One of the larger sites is CarbonFund, where you can purchase credits for $5.50 per tonne. So for a mere $99 per year I can be carbon neutral. Their site claims that CarbonFund projects that would be supported by my $99 include wind and solar power initiatives and various reforestation campaigns all over the world.

Now you can call me crazy (many people have) for thinking this is stupid, but I just can't get past the notion that I would be better off if I took that $99 and bought my own damn solar panel (after saving up for a few years). I could easily just budget an extra $99 for landscaping next spring, perhaps planting a couple new trees each year.

In the end this is all about branding your charitable donations, and has nothing to do with carbon neutrality. I'm not against the idea, the notion that you can calculate a fair contribution based on a simple formula like yearly CO2 ommissions is a good concept. Lets just be honest with ourselves about it. Personally, I'm budgeting an extra $99/year on landscaping.

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Wednesday, February 13, 2008


Drunk Idiot Crashes Truck Into Neighbours House - Not only did this Texan crash his pickup truck into his neighbours living room, but he was so drunk he apparently didn't notice, and kept his foot on the gas until sparks ignited the carpet and the house caught fire.

Man Kills Neighbour Over Unmowed Lawn - This one speaks for itself. I'm just curious exactly how high the lawn really was. Are we talking 6 foot tall prairie wild grass? Or are we talking "didn't mow for two weeks and looking a little shaggy" grass?

Monday, February 11, 2008


When I was in college my roommate and I used to get paranoid about the smell of marijuana smoke escaping from our dorm. We tried air fresheners of all kinds, including aerosol spray that made our room smell like we were smoking pine trees. We had small electric filter appliances that didn't appear to do anything other then hum continuously. Towels by the door, fans by the window, scented candles, cheap incense... we tried everything. Despite our best efforts everybody knew that the residents of room 902 were chronic.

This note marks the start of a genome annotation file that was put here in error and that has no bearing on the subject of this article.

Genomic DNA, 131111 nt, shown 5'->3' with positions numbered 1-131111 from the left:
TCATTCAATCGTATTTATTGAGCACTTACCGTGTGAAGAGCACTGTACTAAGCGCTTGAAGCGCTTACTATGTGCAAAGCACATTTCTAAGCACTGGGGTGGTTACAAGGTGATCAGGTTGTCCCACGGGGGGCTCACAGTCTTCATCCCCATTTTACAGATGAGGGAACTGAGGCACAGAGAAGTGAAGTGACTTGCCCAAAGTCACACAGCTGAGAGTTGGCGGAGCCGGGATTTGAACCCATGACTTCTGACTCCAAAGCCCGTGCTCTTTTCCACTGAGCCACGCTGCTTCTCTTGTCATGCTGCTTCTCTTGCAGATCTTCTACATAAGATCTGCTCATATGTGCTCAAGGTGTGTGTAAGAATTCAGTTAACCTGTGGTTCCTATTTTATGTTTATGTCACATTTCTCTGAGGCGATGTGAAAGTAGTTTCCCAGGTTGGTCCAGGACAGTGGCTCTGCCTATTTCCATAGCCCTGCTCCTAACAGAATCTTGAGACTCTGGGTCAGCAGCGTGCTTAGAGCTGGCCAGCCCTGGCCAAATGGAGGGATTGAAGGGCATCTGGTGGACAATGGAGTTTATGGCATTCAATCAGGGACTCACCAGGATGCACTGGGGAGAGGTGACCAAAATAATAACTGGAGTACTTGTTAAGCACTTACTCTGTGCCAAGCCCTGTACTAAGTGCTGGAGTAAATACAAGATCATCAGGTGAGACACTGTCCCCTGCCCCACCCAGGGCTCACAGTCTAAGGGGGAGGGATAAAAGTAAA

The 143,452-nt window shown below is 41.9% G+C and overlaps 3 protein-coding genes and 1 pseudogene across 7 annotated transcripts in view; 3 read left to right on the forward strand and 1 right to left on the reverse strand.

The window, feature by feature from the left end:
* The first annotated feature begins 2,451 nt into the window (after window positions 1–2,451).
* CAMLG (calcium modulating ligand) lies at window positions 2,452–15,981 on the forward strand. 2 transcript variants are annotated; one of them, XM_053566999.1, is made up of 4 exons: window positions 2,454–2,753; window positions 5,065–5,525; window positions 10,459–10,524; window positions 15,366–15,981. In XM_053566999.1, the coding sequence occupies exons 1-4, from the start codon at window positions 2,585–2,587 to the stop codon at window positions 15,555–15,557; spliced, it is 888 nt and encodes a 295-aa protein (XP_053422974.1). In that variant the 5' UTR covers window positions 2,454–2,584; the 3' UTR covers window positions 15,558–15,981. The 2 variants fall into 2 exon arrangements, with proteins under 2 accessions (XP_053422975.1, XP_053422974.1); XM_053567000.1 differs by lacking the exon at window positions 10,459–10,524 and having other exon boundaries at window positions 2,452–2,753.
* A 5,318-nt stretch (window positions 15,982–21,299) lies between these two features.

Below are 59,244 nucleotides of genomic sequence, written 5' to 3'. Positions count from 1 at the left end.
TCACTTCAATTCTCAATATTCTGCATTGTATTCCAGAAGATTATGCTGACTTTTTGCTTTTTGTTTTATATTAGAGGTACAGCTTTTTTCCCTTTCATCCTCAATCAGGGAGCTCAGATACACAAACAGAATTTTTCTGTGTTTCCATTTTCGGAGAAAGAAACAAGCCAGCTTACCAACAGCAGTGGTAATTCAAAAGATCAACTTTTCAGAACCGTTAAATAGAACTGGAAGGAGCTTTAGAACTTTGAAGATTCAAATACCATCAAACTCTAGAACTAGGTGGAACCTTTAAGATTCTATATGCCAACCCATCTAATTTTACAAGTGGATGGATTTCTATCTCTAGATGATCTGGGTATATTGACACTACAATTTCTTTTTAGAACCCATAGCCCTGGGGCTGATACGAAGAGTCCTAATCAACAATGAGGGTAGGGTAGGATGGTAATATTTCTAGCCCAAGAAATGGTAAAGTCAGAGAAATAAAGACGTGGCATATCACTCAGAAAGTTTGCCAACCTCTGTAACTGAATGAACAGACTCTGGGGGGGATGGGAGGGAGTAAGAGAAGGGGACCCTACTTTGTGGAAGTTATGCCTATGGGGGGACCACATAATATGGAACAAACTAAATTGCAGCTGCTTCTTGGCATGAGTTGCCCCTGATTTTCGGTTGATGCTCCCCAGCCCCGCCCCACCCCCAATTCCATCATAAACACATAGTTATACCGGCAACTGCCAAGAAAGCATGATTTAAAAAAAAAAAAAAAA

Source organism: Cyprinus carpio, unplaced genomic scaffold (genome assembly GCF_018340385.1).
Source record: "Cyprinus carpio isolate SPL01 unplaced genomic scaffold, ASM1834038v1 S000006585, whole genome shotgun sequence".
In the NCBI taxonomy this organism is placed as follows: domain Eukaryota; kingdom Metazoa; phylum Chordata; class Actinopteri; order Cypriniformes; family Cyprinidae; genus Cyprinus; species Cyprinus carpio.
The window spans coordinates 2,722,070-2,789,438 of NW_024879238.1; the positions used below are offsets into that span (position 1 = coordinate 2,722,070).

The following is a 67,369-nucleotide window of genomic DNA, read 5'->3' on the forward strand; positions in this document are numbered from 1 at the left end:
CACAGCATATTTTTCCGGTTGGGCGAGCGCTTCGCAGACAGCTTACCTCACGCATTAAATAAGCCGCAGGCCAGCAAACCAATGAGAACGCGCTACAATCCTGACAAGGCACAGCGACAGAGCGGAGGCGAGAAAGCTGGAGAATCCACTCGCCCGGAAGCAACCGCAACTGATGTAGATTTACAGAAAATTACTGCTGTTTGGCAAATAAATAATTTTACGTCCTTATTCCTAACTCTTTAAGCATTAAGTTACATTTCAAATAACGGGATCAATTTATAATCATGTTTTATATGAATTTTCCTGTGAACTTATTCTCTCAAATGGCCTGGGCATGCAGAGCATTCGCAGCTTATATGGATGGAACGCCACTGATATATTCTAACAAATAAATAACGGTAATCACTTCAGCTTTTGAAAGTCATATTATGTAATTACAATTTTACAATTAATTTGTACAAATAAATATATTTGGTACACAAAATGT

During my first year the worst that would happen would be the House Don giggling his ass off, usually because he was baked as well. We could tell the winds of change were blowing by second year. By the end of that term getting caught would involve a stern warning and threats of informing the Residence Tutor. Everything came crashing down in 3rd year, when upon moving in we were informed of a new "zero tolerance" policy. Get caught smoking weed in your dorm room and you were kicked out of residence. Period. No second chances.

The changes probably had a lot to do with two key incidents that happend on campus during my 2nd year. The first involved a drunken idiot who threw himself against an elevator door, and was suprised to discover it give way and send him crashing 4 floors down and into a wheelchair for the rest of his life. The 2nd involved another drunken idiot going thru a plate glass window and severing an artery in his arm in the process, bleeding out on the hallway carpet long before paramedics arrived. Neither of these had anything to do with smoking weed but it was an easy thing for the administration to attempt to curtail and boast about their success. In their defence, they did a good job on cracking down on drunken stupidity as well. The "all you can drink" residence parties that were a regular monthly event during 1st and 2nd year were banned completely, and getting cut off at the pub was a regular occurance for anybody who tried for anything more then a light buzz.

Now as much as I hated these rules I understood them, especially the zero-tolerance for drugs. They are illegal. This didn't stop with weed however... society has moved on to cigarettes.

Back then you could smoke cigarettes in the common areas of the building, in the cafeterias, the arcade, and even the campus pub. You could even smoke in some designated hallways, mere steps from the lecture halls. My old alma matter has changed considerably in the 14 years since I graduated. These days all residences are non-smoking, even your personal room, the one you pay close to $6000 to rent for the 8 month school year. Smoking in the pub or anywhere indoors for that matter is banned. The last I heard the administration is planning to ban the sale of cigarettes completely. Just for reference, this is a 650 acre campus, and walking to the nearest gas station/variety store is a good 25-30 minutes if you live in one of the dorms.